Q: There have been a number of papers in the literature debating the use of mechanical bowel preparation for patients undergoing colorectal surgery. What are your thoughts?
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A: The use of mechanical bowel preparation has been around for a long time and it’s been studied in many randomized, controlled trials. Over the past one and a half decades, these studies have suggested that bowel preparation may not reduce the chance of surgical site infection or anastomotic leak for patients.
As taking a mechanical bowel preparation is not particularly pleasant ― often associated with nausea or vomiting and can dehydrate the patient before surgery ― many surgeons thought this would be a way to help our patients and have them avoid needing to take a bowel prep.
What these studies missed, however, was that the populations evaluated were often quite varied. Sometimes inflammatory bowel disease was included, sometimes it wasn’t. Sometimes an abdominal or pelvic abscess was counted as a leak, sometimes it wasn’t. And some of the studies that showed that avoiding a bowel prep did not make a difference would have reported different findings had abscesses and anastomotic leaks been counted together.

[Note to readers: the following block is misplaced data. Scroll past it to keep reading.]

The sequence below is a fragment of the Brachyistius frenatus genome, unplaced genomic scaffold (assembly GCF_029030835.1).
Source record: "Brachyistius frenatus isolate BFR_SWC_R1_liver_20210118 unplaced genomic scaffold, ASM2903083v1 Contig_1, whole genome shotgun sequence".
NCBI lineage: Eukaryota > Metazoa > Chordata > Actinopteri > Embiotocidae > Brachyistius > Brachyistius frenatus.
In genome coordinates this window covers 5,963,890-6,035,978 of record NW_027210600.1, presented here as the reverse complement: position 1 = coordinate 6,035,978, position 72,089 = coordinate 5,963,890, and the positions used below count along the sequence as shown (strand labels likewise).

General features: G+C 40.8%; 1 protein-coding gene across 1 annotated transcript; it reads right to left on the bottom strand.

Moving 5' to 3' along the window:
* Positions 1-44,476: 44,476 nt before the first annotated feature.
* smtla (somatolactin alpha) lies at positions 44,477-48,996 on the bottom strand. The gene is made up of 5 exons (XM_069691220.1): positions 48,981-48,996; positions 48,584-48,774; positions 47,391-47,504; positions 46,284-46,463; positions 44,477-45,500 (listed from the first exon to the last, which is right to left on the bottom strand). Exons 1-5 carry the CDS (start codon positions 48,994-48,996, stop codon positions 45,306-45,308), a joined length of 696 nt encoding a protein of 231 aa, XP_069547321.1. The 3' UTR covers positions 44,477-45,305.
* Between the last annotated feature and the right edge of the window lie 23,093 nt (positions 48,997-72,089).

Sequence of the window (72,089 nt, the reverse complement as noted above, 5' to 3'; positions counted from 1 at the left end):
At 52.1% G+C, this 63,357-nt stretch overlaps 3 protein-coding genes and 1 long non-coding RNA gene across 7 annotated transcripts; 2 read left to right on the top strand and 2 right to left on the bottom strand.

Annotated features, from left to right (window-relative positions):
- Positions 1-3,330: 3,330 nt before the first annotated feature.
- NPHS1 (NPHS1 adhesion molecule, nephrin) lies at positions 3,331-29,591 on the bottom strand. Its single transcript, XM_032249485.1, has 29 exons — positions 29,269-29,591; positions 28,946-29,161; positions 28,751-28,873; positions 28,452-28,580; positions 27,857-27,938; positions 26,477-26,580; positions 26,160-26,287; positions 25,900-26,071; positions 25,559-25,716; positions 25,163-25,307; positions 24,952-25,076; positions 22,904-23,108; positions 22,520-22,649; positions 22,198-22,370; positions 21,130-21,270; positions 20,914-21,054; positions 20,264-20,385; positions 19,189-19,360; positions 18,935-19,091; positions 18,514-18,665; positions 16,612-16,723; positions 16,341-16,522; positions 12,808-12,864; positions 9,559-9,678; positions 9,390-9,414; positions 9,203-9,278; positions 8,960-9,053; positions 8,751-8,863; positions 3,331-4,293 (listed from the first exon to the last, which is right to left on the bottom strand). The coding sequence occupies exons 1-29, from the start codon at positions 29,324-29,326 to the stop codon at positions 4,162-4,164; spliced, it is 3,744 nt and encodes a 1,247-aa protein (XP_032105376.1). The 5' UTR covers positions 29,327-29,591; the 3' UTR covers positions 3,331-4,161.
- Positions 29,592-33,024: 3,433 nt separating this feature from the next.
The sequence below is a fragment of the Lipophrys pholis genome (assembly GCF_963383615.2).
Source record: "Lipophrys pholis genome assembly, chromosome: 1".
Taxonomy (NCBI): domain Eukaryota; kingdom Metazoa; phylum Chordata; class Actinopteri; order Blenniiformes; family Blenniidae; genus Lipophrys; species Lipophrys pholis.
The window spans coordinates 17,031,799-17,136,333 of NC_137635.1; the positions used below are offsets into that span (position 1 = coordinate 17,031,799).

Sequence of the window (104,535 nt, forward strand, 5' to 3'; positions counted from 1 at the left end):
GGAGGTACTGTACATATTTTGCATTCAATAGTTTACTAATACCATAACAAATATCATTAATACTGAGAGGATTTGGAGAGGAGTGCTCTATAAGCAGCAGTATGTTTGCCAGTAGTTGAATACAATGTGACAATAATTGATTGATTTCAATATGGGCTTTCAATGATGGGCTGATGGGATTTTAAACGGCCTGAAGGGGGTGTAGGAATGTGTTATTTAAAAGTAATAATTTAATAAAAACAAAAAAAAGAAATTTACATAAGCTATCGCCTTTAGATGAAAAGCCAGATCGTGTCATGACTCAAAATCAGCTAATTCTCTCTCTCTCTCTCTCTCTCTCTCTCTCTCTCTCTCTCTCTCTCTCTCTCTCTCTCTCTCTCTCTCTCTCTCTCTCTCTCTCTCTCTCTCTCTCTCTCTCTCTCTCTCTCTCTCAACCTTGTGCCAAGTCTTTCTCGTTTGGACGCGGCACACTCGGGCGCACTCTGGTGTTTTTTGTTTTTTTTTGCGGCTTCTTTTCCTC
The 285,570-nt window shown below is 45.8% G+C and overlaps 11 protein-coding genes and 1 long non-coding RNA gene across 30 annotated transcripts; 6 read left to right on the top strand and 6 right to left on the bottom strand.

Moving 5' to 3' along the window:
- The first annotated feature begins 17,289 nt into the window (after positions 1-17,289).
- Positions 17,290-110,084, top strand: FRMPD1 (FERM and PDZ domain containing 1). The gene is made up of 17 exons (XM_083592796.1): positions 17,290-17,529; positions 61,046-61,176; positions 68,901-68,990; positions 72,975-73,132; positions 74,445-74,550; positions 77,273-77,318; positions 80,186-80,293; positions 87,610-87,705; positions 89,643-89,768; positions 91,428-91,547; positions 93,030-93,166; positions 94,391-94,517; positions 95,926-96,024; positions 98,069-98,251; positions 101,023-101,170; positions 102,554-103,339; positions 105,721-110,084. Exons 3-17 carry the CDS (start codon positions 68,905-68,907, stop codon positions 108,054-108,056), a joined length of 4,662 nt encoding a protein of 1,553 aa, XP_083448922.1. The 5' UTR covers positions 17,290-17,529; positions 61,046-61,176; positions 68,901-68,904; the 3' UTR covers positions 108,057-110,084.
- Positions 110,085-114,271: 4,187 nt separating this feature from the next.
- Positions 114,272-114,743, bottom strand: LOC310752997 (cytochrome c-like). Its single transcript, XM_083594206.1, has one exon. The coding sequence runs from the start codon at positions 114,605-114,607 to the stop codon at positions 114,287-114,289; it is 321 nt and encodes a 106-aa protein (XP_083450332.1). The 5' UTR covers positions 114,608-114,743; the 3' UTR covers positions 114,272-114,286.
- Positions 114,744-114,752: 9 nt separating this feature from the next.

In my practice doing laparoscopic surgery, I’ve always approached the subject thinking that the bowel prep was equivalent to no bowel prep. But for doing laparoscopic surgery, it was much easier to handle a clean colon and there was never the challenge of having of dealing with a full colon when doing an anastomosis.
However, everything really changed about 10 years ago as the literature increasingly showed that the use of oral antibiotics with the mechanical bowel prep reduced complications more than the mechanical bowel prep alone. This has now been substantiated in several meta-analyses and is also supported by several population-based analyses, such as the NSQIP analysis and the Michigan Surgical Quality Collaborative analysis.
To my mind, the data adequately shows that an oral antibiotic and mechanical bowel prep reduces surgical site infection and may, in addition, reduce anastomotic leak rates over mechanical bowel prep alone. Personally, I think that the discussion of whether to use or avoid a bowel prep is, therefore, a moot point. And so, in our practice at Cleveland Clinic, we use a mechanical bowel prep with oral antibiotics as part of our standardized preoperative care plan.
There may be space in the future to conduct a randomized trial to evaluate oral antibiotics alone or to re-evaluate mechanical bowel prep with oral antibiotics. However, this would need to be an extremely large and well-prepared trial ― making it extremely expensive. I personally think the evidence we have at the present time is sufficient to continue with oral antibiotics and mechanical bowel prep for the foreseeable future.
— Conor Delaney, MD, PhD
Chairman, Digestive Disease & Surgery Institute